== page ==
Laura Tohe is Diné of the Sleepy Rock People clan and is the current Navajo Nation Poet Laureate for 2017-2019. A librettist and an award-winning poet, her books include No Parole Today, Making Friends with Water, Sister Nations, Tséyi, Deep in the Rock, and Code Talker Stories.  Her commissioned librettos are Enemy Slayer, A Navajo Oratorio, for the Phoenix Symphony on the Naxos Classical Music label and Nahasdzáán in the Glittering World for Opera de Rouen made its world premiere in 2019 in France.  She writes essays, stories, and a children’s play that have appeared in the U.S., Canada, and Europe with French, Dutch and Italian translations.  She is the recipient of the 2019 American Indian Festival of Writers’s Award, Joy Harjo & the Lila Wallace Reader’s Digest Fund Award, the Dan Schilling Public Scholar Award and was twice nominated for the Pushcart Award.



Photograph of Peter Twal

Peter Twal is a Jordanian American, an electrical engineer, and the author of Our Earliest Tattoos, winner of the Etel Adnan Poetry Prize (University of Arkansas Press). His poems have appeared in The Believer, Poem-a-Day, Best New Poets, Kenyon Review Online, West Branch Wired, Gulf Coast, Ninth Letter Online, DIAGRAM, and elsewhere. Twal earned his MFA at the University of Notre Dame, where he was awarded the Samuel and Mary Anne Hazo Poetry Award for his work. He lives in Phoenix, AZ with his wife and son. 


Photograph of Piper J. Daniels

Piper J. Daniels (she/ her) is a Michigan native and queer intersectional feminist currently living in the American Southwest. She received a BA from Columbia College Chicago and an MFA from University of Washington. Her debut essay collection, Ladies Lazarus, won the Tarpaulin Sky Book Award, was longlisted for the PEN Diamonstein-Spielvogel Award For the Art of the Essay, and was a finalist for the Lambda Literary Award in LGBTQ Nonfiction. Entropy named Ladies Lazarus one of their favorite books of 2018. Daniels’s work appears in Hotel Amerika, The Rumpus, Tarpaulin Sky, Entropy, Longreads, and elsewhere. She works as a full-time writer and manuscript consultant to the curious and the brave.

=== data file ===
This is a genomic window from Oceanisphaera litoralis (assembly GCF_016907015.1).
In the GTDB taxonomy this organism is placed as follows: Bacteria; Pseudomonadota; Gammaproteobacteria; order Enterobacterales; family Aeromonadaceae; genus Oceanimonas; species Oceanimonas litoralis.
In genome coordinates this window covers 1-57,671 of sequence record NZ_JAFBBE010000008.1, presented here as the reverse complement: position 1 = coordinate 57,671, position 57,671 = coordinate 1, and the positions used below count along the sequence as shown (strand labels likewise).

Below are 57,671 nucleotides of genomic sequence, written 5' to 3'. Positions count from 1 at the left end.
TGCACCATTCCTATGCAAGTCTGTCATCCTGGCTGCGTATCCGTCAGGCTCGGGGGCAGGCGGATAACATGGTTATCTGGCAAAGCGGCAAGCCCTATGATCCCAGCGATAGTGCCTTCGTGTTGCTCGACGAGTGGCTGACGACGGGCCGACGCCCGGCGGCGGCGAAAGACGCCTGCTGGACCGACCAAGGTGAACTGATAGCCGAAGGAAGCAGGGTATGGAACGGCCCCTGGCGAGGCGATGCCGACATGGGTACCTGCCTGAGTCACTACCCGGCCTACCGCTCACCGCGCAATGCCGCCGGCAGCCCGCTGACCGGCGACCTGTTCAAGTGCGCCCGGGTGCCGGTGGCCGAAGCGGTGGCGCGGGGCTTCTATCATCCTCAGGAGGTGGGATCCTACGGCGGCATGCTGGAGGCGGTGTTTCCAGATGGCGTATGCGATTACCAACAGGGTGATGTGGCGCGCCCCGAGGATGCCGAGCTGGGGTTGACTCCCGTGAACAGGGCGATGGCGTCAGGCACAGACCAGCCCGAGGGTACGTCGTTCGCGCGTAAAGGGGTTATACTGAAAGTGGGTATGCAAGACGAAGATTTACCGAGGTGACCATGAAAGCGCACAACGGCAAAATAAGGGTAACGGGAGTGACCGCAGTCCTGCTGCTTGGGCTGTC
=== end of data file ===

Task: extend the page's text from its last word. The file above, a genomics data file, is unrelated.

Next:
Photograph of Jonathan Danielson

Jonathan Danielson is an Instructor with Writing Programs and Affiliate Faculty member with Creative Writing. In 2017 he was named Writer-at-Large (“Desert Correspondent”) for Feathertale Review, and his work has appeared in Gulf Coast, JukedSuperstition ReviewGravelAble Muse, The Saturday Evening Post, and elsewhere. His story "Borders" was the recipient of the 2016 Editor’s Prize from Switchback. Along with his full-time teaching duties at ASU, Jonathan is pursing a doctorate in English literature with a creative emphasis. He received his MFA from the University of San Francisco


Photograph of Shannon Baker

Shannon Baker writes mysteries about strong women in dangerous situations. Her books are set in the iconic landscapes of the American West, from the Colorado Rockies to the Nebraska prairies, to the deserts of southern Arizona. THE DESERT BEHIND ME, a dark suspense set in Tucson won the 2019 New Mexico/Arizona Book Award. Visit Shannon at www.Shannon-Baker.com


Piper Center Artistic Director Alberto Álvaro Ríos